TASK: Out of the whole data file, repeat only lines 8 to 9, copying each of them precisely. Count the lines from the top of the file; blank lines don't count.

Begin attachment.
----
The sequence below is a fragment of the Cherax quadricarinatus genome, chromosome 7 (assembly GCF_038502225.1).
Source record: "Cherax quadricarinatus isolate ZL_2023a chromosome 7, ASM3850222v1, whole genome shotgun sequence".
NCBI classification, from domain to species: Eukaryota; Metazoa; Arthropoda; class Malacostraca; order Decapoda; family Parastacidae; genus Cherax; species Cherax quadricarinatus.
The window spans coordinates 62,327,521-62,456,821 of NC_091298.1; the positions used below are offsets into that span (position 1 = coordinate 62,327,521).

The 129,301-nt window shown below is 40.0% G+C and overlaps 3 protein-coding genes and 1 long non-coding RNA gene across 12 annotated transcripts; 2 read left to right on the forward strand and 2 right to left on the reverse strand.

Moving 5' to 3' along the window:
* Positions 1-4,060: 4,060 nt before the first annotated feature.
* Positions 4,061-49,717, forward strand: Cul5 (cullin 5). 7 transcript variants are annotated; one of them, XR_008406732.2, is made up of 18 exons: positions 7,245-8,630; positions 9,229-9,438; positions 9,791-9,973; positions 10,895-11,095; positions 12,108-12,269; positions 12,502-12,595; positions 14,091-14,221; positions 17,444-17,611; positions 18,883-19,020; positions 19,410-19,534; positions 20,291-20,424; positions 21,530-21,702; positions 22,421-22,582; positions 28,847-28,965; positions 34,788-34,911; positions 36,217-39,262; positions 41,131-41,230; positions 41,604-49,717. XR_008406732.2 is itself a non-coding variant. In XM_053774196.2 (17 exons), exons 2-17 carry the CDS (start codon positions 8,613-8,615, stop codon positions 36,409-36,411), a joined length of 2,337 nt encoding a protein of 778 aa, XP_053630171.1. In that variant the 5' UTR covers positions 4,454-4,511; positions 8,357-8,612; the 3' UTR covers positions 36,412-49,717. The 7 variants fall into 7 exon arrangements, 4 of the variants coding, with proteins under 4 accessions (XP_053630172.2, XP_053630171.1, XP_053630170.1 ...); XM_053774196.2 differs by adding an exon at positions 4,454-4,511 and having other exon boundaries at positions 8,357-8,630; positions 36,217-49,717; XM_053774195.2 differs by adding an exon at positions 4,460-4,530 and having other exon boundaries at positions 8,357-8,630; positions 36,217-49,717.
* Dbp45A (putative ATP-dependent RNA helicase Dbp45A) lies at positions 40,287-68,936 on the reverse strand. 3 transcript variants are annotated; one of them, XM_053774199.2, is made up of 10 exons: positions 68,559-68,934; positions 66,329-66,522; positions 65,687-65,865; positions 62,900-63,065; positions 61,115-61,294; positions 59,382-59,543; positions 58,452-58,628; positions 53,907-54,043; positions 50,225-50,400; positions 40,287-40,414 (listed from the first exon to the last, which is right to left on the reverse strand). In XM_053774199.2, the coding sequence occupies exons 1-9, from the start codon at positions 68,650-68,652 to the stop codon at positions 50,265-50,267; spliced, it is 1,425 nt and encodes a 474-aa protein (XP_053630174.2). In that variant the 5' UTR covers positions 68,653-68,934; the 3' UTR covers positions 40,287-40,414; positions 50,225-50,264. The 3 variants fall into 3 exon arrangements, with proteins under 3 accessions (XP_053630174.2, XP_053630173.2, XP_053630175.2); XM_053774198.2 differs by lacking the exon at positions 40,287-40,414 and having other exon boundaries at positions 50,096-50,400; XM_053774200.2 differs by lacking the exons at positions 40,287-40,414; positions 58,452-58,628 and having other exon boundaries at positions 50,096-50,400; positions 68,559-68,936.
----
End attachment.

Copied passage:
* Positions 4,061-49,717, forward strand: Cul5 (cullin 5). 7 transcript variants are annotated; one of them, XR_008406732.2, is made up of 18 exons: positions 7,245-8,630; positions 9,229-9,438; positions 9,791-9,973; positions 10,895-11,095; positions 12,108-12,269; positions 12,502-12,595; positions 14,091-14,221; positions 17,444-17,611; positions 18,883-19,020; positions 19,410-19,534; positions 20,291-20,424; positions 21,530-21,702; positions 22,421-22,582; positions 28,847-28,965; positions 34,788-34,911; positions 36,217-39,262; positions 41,131-41,230; positions 41,604-49,717. XR_008406732.2 is itself a non-coding variant. In XM_053774196.2 (17 exons), exons 2-17 carry the CDS (start codon positions 8,613-8,615, stop codon positions 36,409-36,411), a joined length of 2,337 nt encoding a protein of 778 aa, XP_053630171.1. In that variant the 5' UTR covers positions 4,454-4,511; positions 8,357-8,612; the 3' UTR covers positions 36,412-49,717. The 7 variants fall into 7 exon arrangements, 4 of the variants coding, with proteins under 4 accessions (XP_053630172.2, XP_053630171.1, XP_053630170.1 ...); XM_053774196.2 differs by adding an exon at positions 4,454-4,511 and having other exon boundaries at positions 8,357-8,630; positions 36,217-49,717; XM_053774195.2 differs by adding an exon at positions 4,460-4,530 and having other exon boundaries at positions 8,357-8,630; positions 36,217-49,717.
* Dbp45A (putative ATP-dependent RNA helicase Dbp45A) lies at positions 40,287-68,936 on the reverse strand. 3 transcript variants are annotated; one of them, XM_053774199.2, is made up of 10 exons: positions 68,559-68,934; positions 66,329-66,522; positions 65,687-65,865; positions 62,900-63,065; positions 61,115-61,294; positions 59,382-59,543; positions 58,452-58,628; positions 53,907-54,043; positions 50,225-50,400; positions 40,287-40,414 (listed from the first exon to the last, which is right to left on the reverse strand). In XM_053774199.2, the coding sequence occupies exons 1-9, from the start codon at positions 68,650-68,652 to the stop codon at positions 50,265-50,267; spliced, it is 1,425 nt and encodes a 474-aa protein (XP_053630174.2). In that variant the 5' UTR covers positions 68,653-68,934; the 3' UTR covers positions 40,287-40,414; positions 50,225-50,264. The 3 variants fall into 3 exon arrangements, with proteins under 3 accessions (XP_053630174.2, XP_053630173.2, XP_053630175.2); XM_053774198.2 differs by lacking the exon at positions 40,287-40,414 and having other exon boundaries at positions 50,096-50,400; XM_053774200.2 differs by lacking the exons at positions 40,287-40,414; positions 58,452-58,628 and having other exon boundaries at positions 50,096-50,400; positions 68,559-68,936.